Seems like an over optimization, you’re not going to gain measurable performance with it. If you are, you might want to think about doing things a different way (as mentioned above you should be using local variables, they get garbage collected at the end of the scope they’re in).
You should be setting variables to nil or destroying instances that you don’t need anymore to allow them to be garbage collected. You wouldn’t want something hanging around in the memory forever or chancing a memory leak. Make sure to also use local variables and scopes (i.e. do-end blocks) - local variables in a scope will usually get GCed when all the code is ran and the scope closes/terminates, provided a variable isn’t hanging.
You will not gain any meaningful improvements unless you’re using a ton of variables or a huge table, and you have a long wait within the same scope as your variables and they aren’t going to be used after the wait. Only then would it be a reasonable optimization.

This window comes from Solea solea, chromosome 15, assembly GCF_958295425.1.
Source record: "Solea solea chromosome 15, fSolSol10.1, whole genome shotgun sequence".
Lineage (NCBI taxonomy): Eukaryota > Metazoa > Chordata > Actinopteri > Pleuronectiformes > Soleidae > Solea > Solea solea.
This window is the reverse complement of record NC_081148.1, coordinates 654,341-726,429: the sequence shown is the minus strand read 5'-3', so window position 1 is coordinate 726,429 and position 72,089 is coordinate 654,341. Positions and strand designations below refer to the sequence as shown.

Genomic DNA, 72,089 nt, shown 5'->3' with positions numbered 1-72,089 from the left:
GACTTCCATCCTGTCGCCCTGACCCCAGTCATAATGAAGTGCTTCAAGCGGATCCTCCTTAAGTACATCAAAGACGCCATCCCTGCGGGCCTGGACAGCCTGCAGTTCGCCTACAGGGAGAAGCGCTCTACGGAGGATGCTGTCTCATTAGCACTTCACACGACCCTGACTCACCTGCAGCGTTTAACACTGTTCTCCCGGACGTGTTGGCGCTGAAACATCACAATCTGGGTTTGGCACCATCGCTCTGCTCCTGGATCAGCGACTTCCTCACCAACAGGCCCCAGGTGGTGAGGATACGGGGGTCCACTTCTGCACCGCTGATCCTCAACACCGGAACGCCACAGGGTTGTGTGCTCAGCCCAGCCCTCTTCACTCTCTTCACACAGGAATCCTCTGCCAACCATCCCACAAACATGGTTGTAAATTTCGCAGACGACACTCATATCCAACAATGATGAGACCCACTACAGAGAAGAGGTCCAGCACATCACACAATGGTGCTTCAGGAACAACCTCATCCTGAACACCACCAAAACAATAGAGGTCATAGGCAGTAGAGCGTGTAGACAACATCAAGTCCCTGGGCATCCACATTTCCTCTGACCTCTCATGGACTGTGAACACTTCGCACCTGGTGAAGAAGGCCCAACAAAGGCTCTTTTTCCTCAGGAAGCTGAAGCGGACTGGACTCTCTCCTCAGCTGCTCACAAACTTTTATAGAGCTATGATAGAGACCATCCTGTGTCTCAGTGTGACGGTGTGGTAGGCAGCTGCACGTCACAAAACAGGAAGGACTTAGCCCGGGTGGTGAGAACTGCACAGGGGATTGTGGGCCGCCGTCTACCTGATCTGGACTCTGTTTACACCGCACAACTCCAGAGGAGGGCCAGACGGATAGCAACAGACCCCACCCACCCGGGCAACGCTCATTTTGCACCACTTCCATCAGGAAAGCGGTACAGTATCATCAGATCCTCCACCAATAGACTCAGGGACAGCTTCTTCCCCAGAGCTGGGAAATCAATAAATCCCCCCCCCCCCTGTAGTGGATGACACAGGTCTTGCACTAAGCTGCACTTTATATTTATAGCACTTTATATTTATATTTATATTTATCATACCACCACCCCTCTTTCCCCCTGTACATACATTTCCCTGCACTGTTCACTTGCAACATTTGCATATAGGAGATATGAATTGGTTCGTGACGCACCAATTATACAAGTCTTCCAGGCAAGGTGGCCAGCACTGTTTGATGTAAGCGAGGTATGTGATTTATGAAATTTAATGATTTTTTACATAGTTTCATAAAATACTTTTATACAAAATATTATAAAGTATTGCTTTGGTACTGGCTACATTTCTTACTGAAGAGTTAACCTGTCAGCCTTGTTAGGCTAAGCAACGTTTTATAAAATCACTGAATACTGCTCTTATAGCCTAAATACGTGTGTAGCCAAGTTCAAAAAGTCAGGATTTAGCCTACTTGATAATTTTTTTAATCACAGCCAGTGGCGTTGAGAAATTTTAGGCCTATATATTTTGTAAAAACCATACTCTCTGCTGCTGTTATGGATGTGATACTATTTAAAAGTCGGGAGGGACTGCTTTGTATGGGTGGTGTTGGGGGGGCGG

Local variables that go out of scope (past the end of their code block) will be garbage collected, freeing any memory they were using.
In addition to allowing garbage collection, setting variables to nil while not being used can prevent bugs. I find that local variables at the top of the file often contain a major portion of the program’s state. Depending on how large the file/program is and how messy that state gets, I’ve often caught myself testing this global state in different ways throughout my code. It is also very easy to forget what values should be at different points. Setting variables up there to nil prevents code from using it when it shouldn’t be used and sometimes helps you remember when variables are important and when they are not.